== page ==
Bellator 139’s Bubba Jenkins: Losing Fights Can Be Beneficial

By Tristen Critchfield Jun 23, 2015
Bubba Jenkins joined Bellator as one of the top prospects in MMA. | Photo: Dave Mandel/

In January, Bubba Jenkins was perhaps one victory away from fulfilling the hype that accompanied his signing with Bellator MMA in 2013.

Having shaken off the disappointment of an upset loss to the lightly regarded LaRue Burley in just his second promotional appearance, Jenkins entered his Bellator 132 showdown with Georgi Karakhanyan on the strength of a four-fight winning streak. A win over Karakhanyan, a former World Series of Fighting titlist, would put Jenkins on the fast track to title contention.

Instead, Karakhanyan showed that the 2011 NCAA national champion wrestler is still very much a work in progress. Attacking with the reckless abandon that has thus far defined his mixed martial arts tenure, Jenkins left his neck exposed on a double-leg takedown, and Karakhanyan capitalized by securing the fight-ending guillotine choke 1:49 into the opening frame.

The victory earned Karakhanyan a crack at 145-pound gold -- although an injury forced him to withdraw from a proposed clash with reigning champ Patricio Freire at Bellator 138. For Jenkins, it was back to the drawing board. While he learned plenty from the upset lost to Burley, there was more knowledge to gain from a setback against a far more experienced foe.

“[I learned] not really so much to be more cautious but just to understand there are so many different defenses to fighting a wrestler,” Jenkins told “You just want to make sure that you’ve covered your bases of being a complete mixed martial artist. You don’t want to just come in there and be a wrestler... The days of me getting into a wrestling match and looking for good shots are over.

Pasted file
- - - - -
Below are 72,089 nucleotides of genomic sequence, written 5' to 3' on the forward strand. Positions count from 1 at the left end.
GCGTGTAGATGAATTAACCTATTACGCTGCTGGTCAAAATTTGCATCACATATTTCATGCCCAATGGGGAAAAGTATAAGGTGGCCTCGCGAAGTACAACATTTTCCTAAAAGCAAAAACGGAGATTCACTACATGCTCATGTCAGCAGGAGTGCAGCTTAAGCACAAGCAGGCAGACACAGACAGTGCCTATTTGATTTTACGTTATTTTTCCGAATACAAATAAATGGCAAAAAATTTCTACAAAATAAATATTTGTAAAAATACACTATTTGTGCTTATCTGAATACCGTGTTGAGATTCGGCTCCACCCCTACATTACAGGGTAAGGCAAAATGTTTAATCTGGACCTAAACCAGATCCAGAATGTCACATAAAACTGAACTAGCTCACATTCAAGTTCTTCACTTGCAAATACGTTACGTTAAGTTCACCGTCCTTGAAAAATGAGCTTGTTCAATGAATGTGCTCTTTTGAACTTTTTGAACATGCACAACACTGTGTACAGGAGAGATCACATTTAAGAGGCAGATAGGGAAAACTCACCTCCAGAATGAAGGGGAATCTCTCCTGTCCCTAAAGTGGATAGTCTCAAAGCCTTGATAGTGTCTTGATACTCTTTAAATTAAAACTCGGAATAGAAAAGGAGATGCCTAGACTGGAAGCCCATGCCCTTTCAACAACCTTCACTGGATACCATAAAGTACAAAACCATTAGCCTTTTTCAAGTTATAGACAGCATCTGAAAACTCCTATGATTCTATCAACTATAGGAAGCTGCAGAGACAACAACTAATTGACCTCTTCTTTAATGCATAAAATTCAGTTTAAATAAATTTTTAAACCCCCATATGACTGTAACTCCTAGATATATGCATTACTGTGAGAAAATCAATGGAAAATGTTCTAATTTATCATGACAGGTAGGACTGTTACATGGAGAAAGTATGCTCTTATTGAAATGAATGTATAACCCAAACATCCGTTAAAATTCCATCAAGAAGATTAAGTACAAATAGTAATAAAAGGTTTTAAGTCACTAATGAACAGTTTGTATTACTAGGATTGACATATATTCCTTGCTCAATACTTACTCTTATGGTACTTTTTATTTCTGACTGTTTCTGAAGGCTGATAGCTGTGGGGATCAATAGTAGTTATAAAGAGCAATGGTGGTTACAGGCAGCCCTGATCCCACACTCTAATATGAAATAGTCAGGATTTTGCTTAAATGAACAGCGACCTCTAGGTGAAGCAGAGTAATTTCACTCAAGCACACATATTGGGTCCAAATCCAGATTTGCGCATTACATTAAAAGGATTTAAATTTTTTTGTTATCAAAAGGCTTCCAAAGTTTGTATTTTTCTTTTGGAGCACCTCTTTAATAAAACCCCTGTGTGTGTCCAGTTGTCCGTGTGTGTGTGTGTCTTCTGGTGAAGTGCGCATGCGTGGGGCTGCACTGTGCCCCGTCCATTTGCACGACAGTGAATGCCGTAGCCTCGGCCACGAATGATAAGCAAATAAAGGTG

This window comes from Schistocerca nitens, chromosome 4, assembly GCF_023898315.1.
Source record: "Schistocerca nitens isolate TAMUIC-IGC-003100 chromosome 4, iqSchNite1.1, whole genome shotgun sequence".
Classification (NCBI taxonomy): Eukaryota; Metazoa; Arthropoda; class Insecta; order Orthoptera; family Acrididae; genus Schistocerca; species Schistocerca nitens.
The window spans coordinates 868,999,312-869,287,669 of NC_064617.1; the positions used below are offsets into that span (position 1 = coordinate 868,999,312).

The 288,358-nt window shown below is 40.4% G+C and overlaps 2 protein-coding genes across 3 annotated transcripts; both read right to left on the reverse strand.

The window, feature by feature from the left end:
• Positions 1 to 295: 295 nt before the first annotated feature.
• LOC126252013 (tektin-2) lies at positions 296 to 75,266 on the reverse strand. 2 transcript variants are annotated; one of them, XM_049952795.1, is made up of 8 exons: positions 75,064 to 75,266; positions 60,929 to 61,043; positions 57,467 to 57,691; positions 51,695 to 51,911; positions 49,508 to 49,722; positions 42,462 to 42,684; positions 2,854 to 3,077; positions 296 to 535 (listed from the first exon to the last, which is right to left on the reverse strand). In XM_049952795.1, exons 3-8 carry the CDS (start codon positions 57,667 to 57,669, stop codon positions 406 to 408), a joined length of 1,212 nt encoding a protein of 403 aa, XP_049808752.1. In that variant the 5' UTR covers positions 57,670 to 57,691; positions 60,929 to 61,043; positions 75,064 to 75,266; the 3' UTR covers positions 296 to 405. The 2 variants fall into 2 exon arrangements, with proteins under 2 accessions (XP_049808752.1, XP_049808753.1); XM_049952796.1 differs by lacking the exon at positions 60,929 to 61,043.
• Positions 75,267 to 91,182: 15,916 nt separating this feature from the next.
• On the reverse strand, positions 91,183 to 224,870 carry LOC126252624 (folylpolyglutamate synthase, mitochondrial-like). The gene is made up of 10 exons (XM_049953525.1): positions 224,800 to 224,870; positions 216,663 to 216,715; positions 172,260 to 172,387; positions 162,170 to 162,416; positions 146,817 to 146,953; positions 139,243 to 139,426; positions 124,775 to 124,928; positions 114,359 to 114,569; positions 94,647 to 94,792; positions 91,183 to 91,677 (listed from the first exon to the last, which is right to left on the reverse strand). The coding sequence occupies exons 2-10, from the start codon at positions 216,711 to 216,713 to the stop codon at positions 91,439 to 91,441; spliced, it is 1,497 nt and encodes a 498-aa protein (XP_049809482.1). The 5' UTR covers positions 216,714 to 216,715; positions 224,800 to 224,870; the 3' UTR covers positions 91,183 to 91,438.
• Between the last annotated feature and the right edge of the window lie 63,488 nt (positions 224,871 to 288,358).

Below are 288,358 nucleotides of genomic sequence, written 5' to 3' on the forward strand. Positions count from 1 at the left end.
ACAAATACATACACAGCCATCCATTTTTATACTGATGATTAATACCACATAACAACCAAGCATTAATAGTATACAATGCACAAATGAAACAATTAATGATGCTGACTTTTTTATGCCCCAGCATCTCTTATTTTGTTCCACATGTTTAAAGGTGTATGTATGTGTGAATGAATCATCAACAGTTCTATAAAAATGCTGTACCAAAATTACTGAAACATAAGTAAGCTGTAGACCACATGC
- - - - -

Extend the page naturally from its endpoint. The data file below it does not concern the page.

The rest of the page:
“I’ve got to become more developed, and the champions of each division are developed guys. You can’t just be a one-trick pony. That was the biggest thing out of that fight; I’ve just got to be more well developed.”

Jenkins returns to action against Joe Wilk at Bellator 139 on Friday at Kansas Star Arena in Mulvane, Kan. The evening’s main card airs on Spike TV at 9 p.m. ET, while the preliminary draw streams immediately prior on beginning at 7 p.m. ET. Jenkins-Wilk will be the event’s featured prelim contest.

In terms of prestige, Wilk is more Burley than Karakhanyan, but Jenkins isn’t going to let overconfidence get the best of him. That lesson was already learned the hard way.

“It’s really easy [not to overlook Wilk] because the last time I underestimated somebody and wasn’t prepared and just figured I could go out there and take him out, I took a loss to Larue. That’s something that I learned from, and I’m not going to repeat those same mistakes,” Jenkins said. “I know he’s got nothing to lose; I know he’s seen as the underdog. In past situations where I’ve been the underdog I’ve come out on top. Being that guy having nothing to lose and playing with house money makes you a dangerous person.”

Wilk has lost four of his last five bouts, including his Bellator debut last October, so a victory isn’t likely to propel Jenkins to the top of the division. Still, it is an opportunity for “The Highlight Kid” to showcase his improved standup, which Jenkins said has been his primary focus in recent months.

“I used to be very easy to submit and get in bad positions because I was always trying to wrestle, but now that I’ve really honed in on that and started shutting those things down, even really good jiu-jitsu black belts are having a hard time dealing with me on my back or on their back,” he said. “My main focus is to become a better striker. Because I’m fast, strong and hit hard, once I get to the point that I understand striking, I do feel like I’ll be able to change a lot different opinions about wrestlers in the fighting game.”

Sometimes it’s easy to forget that Jenkins is just 28 years old, that he is a relative novice in the MMA realm. Losses at this stage are not necessarily catastrophic events.

“I don’t really see losses as the most devastating thing in the sport. As long as you’re learning from them and not making those same mistakes, it’s a good thing,” he said. “For me, I’m early in my career; it’s probably the most beneficial thing for me. I’m starting to see a lot of things in the sport where I can say, ‘ seen that already.’ I want to just cover all my bases and make sure that I can rebound in the way that I’m supposed to and continue to move forward.”


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